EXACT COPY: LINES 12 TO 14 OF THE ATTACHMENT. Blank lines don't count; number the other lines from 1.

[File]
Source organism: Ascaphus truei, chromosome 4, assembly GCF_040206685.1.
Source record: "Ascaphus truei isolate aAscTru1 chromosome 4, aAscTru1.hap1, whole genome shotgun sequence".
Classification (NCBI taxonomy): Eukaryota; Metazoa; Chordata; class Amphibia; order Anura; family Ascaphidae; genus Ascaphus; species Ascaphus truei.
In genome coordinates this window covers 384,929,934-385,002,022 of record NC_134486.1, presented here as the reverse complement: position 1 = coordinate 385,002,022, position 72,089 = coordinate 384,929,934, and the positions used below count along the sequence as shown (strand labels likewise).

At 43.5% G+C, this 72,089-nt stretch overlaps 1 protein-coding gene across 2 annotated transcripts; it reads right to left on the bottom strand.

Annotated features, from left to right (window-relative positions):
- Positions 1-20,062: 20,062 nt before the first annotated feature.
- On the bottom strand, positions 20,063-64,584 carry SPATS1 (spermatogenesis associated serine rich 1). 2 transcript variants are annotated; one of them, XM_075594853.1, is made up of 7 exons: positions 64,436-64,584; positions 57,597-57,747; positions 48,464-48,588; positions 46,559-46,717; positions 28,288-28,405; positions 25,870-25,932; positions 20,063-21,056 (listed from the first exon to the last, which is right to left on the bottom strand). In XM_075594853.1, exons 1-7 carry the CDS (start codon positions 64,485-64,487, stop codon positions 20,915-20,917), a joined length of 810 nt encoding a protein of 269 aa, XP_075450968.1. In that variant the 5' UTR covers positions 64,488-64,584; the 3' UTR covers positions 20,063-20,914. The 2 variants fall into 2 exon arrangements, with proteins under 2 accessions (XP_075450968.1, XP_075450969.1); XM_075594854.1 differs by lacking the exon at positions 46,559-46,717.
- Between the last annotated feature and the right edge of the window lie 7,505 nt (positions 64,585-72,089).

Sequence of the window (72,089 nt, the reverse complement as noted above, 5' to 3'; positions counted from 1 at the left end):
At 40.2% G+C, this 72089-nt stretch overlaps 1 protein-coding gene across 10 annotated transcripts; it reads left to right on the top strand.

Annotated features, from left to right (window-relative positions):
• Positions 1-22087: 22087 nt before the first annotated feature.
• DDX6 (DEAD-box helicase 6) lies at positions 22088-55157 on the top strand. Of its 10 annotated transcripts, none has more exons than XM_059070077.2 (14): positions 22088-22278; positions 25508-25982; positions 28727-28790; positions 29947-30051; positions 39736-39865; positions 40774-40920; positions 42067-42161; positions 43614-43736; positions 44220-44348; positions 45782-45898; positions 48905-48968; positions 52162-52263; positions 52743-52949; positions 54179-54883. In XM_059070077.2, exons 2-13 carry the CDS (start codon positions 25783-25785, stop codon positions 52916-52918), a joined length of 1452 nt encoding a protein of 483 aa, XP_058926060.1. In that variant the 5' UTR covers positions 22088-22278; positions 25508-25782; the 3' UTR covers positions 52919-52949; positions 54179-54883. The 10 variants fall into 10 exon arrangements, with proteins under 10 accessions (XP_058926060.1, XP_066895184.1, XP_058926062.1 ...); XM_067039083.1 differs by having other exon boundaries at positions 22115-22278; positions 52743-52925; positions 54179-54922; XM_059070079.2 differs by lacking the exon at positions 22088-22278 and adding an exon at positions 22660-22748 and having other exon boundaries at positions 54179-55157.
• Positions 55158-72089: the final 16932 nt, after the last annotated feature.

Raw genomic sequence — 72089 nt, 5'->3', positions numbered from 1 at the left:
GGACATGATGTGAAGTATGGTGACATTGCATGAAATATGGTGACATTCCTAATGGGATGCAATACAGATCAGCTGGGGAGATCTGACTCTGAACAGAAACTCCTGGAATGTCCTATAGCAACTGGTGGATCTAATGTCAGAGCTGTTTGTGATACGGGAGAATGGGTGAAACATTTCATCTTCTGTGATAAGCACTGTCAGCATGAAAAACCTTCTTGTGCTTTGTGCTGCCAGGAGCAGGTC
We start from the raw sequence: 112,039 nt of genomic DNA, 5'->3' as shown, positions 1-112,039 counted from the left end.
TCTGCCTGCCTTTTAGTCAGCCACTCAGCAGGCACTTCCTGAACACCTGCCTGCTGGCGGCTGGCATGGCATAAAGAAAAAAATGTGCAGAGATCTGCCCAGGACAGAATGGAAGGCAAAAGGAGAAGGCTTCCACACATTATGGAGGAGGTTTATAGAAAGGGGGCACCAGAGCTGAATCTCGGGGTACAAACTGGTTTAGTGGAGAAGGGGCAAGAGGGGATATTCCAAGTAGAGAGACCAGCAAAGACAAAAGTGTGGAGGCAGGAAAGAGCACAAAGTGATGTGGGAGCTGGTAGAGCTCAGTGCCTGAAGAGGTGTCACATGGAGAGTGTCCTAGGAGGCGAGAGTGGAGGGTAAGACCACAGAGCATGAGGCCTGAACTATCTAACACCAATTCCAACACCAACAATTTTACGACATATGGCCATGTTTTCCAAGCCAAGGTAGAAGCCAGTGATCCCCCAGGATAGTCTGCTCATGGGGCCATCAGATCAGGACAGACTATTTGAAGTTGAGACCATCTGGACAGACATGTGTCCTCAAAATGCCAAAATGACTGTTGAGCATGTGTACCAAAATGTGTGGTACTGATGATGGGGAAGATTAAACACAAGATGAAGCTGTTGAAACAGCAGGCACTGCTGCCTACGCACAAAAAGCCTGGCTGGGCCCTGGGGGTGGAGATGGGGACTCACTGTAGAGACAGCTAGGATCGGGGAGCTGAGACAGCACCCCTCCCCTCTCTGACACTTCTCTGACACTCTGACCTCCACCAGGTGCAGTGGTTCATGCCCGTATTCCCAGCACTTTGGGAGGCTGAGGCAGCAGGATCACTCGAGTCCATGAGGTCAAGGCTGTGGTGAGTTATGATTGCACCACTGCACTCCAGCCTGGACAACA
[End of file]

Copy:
Annotated features, from left to right (window-relative positions):
• Positions 1-22087: 22087 nt before the first annotated feature.
• DDX6 (DEAD-box helicase 6) lies at positions 22088-55157 on the top strand. Of its 10 annotated transcripts, none has more exons than XM_059070077.2 (14): positions 22088-22278; positions 25508-25982; positions 28727-28790; positions 29947-30051; positions 39736-39865; positions 40774-40920; positions 42067-42161; positions 43614-43736; positions 44220-44348; positions 45782-45898; positions 48905-48968; positions 52162-52263; positions 52743-52949; positions 54179-54883. In XM_059070077.2, exons 2-13 carry the CDS (start codon positions 25783-25785, stop codon positions 52916-52918), a joined length of 1452 nt encoding a protein of 483 aa, XP_058926060.1. In that variant the 5' UTR covers positions 22088-22278; positions 25508-25782; the 3' UTR covers positions 52919-52949; positions 54179-54883. The 10 variants fall into 10 exon arrangements, with proteins under 10 accessions (XP_058926060.1, XP_066895184.1, XP_058926062.1 ...); XM_067039083.1 differs by having other exon boundaries at positions 22115-22278; positions 52743-52925; positions 54179-54922; XM_059070079.2 differs by lacking the exon at positions 22088-22278 and adding an exon at positions 22660-22748 and having other exon boundaries at positions 54179-55157.